The Three Degrees may be best know for their gorgeous ballad, "When Will I See You Again" and for the vocals on the theme song for Soul Train, "T.S.O.P. (The Sound of Philadelphia).  They've been touring and recording for more than 40 years -- the longest running female vocal group in history.



Below the fold, a video clip for "Maybe" from 1970 that's a lot of fun.

Monday, April 30, 2012

Starry Skies Back Home

Minnesota - Northern Light

Back in the day, before the world got so small, regional hits sometimes appeared on the pop charts.  One that was big where I grew up never made the national Top 40 - though it did crack the Top 100 - but is fondly remembered by many from Albert Lea to Zumbrota and all points in between: "Minnesota" by Northern Light.

Songs about places appeal to our natural hometown pride.  Shoot, name a city in Texas and odds are I can name a song about it.  Next to love songs, place songs may be the most durable genre.  That's because at heart they are love songs, too, directed not at a who but at a where.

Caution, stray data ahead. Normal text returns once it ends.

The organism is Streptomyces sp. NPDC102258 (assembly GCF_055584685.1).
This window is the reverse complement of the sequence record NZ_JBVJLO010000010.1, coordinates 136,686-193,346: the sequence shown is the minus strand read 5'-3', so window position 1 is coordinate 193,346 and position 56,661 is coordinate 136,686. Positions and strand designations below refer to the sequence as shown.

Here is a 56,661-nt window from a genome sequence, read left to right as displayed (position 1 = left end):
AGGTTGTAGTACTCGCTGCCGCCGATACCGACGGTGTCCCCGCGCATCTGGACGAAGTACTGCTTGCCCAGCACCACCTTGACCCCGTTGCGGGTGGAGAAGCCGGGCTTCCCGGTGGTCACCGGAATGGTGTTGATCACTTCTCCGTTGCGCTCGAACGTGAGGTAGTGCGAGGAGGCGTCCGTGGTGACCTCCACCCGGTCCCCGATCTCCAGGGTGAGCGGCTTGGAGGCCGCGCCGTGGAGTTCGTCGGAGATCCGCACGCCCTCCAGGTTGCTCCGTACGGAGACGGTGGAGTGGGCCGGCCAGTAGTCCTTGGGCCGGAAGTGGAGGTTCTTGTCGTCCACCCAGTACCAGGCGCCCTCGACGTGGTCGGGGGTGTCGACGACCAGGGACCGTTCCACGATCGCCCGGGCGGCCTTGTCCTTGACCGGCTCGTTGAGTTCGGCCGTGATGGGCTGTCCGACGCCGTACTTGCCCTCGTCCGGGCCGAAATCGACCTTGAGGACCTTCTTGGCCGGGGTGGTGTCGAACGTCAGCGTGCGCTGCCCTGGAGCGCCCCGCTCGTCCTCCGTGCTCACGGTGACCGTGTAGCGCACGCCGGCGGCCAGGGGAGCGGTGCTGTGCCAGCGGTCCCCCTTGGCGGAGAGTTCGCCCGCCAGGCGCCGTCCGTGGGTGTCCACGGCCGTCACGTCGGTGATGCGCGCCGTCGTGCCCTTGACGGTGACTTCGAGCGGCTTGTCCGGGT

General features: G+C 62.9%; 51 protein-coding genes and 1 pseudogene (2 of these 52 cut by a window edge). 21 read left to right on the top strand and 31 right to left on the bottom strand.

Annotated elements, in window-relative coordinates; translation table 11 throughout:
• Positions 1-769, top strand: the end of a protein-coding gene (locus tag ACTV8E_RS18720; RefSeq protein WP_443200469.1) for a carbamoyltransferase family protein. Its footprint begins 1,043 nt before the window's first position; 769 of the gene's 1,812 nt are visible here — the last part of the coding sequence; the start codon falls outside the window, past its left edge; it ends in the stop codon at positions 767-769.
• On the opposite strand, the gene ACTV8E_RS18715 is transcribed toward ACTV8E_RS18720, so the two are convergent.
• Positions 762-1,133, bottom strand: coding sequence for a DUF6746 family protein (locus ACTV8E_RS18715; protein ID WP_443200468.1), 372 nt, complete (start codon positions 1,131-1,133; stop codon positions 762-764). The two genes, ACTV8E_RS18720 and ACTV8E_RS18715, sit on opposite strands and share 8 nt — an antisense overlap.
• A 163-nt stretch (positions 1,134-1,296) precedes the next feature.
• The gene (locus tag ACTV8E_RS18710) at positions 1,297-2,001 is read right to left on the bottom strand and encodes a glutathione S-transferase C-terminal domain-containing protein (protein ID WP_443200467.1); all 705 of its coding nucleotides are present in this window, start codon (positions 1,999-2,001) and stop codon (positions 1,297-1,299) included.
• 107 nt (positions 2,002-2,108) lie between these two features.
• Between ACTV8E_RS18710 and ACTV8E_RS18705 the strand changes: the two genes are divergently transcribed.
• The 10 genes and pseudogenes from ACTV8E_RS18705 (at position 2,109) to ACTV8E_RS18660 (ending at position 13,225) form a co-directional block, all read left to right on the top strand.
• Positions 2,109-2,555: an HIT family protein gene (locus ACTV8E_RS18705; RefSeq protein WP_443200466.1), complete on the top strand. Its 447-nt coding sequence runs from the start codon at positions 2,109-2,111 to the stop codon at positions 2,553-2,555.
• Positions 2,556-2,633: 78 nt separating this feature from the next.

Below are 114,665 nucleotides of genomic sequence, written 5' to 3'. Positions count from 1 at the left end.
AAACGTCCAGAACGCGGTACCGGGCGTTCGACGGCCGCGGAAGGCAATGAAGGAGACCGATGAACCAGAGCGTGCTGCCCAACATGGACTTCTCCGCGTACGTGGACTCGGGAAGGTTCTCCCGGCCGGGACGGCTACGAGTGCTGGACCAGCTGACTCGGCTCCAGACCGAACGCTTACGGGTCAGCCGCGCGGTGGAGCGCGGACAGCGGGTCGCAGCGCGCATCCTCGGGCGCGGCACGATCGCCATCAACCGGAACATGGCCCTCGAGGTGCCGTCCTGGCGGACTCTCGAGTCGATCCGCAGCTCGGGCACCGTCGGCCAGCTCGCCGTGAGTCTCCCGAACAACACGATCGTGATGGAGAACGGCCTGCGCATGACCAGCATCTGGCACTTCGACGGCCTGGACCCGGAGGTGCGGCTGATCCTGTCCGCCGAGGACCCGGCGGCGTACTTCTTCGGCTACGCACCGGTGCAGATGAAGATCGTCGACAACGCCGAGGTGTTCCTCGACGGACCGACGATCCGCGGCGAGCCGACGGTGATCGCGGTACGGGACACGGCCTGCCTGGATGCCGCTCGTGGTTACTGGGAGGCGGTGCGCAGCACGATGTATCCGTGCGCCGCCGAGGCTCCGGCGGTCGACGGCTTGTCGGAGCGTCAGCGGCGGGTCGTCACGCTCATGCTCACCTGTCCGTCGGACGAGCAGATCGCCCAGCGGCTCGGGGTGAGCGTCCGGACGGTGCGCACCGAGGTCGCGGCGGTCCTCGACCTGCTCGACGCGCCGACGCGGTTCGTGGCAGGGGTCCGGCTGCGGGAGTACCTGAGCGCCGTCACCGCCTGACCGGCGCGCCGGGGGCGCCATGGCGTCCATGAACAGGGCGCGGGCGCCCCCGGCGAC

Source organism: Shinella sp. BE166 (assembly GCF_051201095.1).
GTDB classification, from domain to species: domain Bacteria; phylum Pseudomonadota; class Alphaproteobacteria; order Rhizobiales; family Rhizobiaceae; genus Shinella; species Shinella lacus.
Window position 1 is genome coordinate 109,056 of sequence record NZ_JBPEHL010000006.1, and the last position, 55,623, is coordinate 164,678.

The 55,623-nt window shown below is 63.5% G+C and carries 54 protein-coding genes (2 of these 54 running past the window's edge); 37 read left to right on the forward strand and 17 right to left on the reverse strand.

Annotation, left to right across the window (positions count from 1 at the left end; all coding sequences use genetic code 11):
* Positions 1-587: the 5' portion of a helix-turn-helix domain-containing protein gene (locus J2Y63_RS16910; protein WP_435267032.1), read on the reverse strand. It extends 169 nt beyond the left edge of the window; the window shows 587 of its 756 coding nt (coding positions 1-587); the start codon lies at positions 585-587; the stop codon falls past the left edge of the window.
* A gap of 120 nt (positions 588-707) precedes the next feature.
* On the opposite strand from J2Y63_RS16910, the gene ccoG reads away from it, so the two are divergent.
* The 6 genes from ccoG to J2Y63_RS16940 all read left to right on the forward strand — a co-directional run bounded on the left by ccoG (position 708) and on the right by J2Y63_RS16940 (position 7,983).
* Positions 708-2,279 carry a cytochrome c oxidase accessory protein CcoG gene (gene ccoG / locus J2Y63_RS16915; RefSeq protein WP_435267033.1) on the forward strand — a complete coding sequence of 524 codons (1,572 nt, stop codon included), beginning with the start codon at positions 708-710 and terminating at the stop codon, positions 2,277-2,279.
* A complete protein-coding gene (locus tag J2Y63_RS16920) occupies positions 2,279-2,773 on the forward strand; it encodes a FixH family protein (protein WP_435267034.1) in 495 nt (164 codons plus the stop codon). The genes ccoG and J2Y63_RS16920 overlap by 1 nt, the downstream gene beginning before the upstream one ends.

NY - Frank Sinatra.  Georgia - Ray Charles.  Los Angeles - Randy Newman.  San Francisco - Tony Bennett.  Minnesota?  Northern Lights.

After the jump - what the Beach Boys would have sounded like if the beach was Lake Minnetonka instead of Malibu - and answers from Northern Light's David Sandler.

Tuesday, April 24, 2012

A letter from you know who

A Letter from Anne Marie - Grant Hart

Minneapolis was an amazing place in the 1980s.  Prince, Hüsker Dü and the Replacements were reinventing pop, punk, funk and rock.  Recently, Gorman Bechard directed a documentary about the 'Mats, "Color Me Obsessed," and has now turned his sights to the very compelling Grant Hart of Husker Du.  I encourage you to check out the project on kickstarter (http://www.kickstarter.com/projects/1542689813/every-everything-the-music-life-and-times-of-grant) and to pledge if you can.



A quick thought before I get to one of Grant's songs: